Today’s post is by Jeff Seeley, CEO of Carew International.
Recently, a Carew team member who is pursuing her master’s degree was expressing her frustration that the bulk of her classes for the semester were online courses. Her experience has been that the quality of online learning is lower than it is in a class with a live instructor. Her comments spawned a lively discussion among the Carew team about trends we have seen relative to online learning.
The Demand for Online Sales Training
Sometime around 2008, widespread demand for online sales training solutions hit the professional training industry. The attraction was easy to understand: Learning and meeting software had evolved such that they offered a sophisticated presentation of information, audio and video conferencing capabilities, nearly limitless thematic and format options, and an overall user experience that had improved dramatically. Add to this the benefits of eliminating travel and lodging expenses, as well as time out of the field, and it presented a very attractive alternative to in-class training events.
For those of us who conduct sales and leadership training, our knowledge of adult learning and retention – as well as our experience in the classroom – made it difficult to embrace this trend. Live, in-person training events facilitate cultural alignment, team building and problem solving, communication skill development, and role-play activities that immediately put concepts into practice. It is a unique dynamic and lasting bonding experience for the individuals gathered for the duration of the program. As renowned behavioral scientist and master trainer John Jones often said, people learn, comprehend, and gain greater alignment from a significant shared experience.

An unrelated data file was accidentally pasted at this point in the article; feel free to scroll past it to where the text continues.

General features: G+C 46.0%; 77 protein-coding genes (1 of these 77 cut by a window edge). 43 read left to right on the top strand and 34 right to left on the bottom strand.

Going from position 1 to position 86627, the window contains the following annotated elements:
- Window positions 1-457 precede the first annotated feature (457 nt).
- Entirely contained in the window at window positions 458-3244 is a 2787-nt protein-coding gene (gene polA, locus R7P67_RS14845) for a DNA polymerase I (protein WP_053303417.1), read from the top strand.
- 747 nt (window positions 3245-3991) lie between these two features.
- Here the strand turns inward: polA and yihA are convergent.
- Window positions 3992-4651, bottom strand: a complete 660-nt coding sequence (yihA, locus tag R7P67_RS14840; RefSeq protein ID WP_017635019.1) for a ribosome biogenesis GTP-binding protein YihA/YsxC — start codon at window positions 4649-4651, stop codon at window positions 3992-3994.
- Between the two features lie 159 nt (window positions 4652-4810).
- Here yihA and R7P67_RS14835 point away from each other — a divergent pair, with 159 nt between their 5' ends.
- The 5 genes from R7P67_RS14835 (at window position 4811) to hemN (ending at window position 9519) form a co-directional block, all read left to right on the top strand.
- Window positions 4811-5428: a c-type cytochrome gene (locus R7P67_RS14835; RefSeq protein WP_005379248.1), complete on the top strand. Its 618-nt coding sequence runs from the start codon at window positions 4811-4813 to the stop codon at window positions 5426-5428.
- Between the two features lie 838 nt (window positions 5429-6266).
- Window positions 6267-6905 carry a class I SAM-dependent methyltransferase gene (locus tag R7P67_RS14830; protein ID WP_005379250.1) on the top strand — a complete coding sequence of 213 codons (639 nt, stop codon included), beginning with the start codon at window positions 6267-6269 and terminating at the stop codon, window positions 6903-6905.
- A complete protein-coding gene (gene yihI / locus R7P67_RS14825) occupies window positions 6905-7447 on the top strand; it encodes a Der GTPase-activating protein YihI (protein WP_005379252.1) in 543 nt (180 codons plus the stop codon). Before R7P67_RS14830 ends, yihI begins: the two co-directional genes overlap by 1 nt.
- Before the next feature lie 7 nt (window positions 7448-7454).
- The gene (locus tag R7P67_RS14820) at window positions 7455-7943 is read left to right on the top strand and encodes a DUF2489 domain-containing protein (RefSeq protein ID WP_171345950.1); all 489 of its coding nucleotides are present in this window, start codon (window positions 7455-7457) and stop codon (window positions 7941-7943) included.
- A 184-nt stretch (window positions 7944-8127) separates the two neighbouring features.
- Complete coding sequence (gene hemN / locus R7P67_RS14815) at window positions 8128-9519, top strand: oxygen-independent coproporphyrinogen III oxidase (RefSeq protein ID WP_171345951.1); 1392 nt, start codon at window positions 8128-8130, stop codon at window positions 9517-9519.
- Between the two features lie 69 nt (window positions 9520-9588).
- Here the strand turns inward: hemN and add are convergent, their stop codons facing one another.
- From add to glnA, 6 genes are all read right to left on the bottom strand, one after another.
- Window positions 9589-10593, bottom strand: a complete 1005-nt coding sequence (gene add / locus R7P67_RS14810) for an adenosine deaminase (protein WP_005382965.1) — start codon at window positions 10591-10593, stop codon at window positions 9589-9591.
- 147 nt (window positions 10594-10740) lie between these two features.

There is also the dimension of the in-person professional facilitators who not only lead the training process, but also motivate participants, develop relationships in the classroom, and generate discussions that enhance learning. Questions are asked and answered in real time, with the ability to expand or launch a broader discussion of interest to the entire class. It is impossible to capture online the dynamic of authentic coaching and personal connections that occur during an in-person training event.
The Shift to Online Learning as a Reinforcement Tool